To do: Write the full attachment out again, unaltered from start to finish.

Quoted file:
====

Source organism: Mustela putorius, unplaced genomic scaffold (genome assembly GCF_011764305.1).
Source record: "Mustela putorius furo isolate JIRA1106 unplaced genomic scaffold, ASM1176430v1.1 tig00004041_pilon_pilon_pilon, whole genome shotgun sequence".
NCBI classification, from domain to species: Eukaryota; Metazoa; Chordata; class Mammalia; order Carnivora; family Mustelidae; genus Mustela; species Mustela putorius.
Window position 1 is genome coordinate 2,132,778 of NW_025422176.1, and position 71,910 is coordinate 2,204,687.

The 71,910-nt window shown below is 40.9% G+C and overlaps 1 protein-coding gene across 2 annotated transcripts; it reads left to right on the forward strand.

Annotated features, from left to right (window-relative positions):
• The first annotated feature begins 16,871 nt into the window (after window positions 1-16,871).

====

Source organism: Mustela putorius, unplaced genomic scaffold (genome assembly GCF_011764305.1).
Source record: "Mustela putorius furo isolate JIRA1106 unplaced genomic scaffold, ASM1176430v1.1 tig00004041_pilon_pilon_pilon, whole genome shotgun sequence".
NCBI classification, from domain to species: Eukaryota; Metazoa; Chordata; class Mammalia; order Carnivora; family Mustelidae; genus Mustela; species Mustela putorius.
Window position 1 is genome coordinate 2,132,778 of NW_025422176.1, and position 71,910 is coordinate 2,204,687.

The 71,910-nt window shown below is 40.9% G+C and overlaps 1 protein-coding gene across 2 annotated transcripts; it reads left to right on the forward strand.

Annotated features, from left to right (window-relative positions):
• The first annotated feature begins 16,871 nt into the window (after window positions 1-16,871).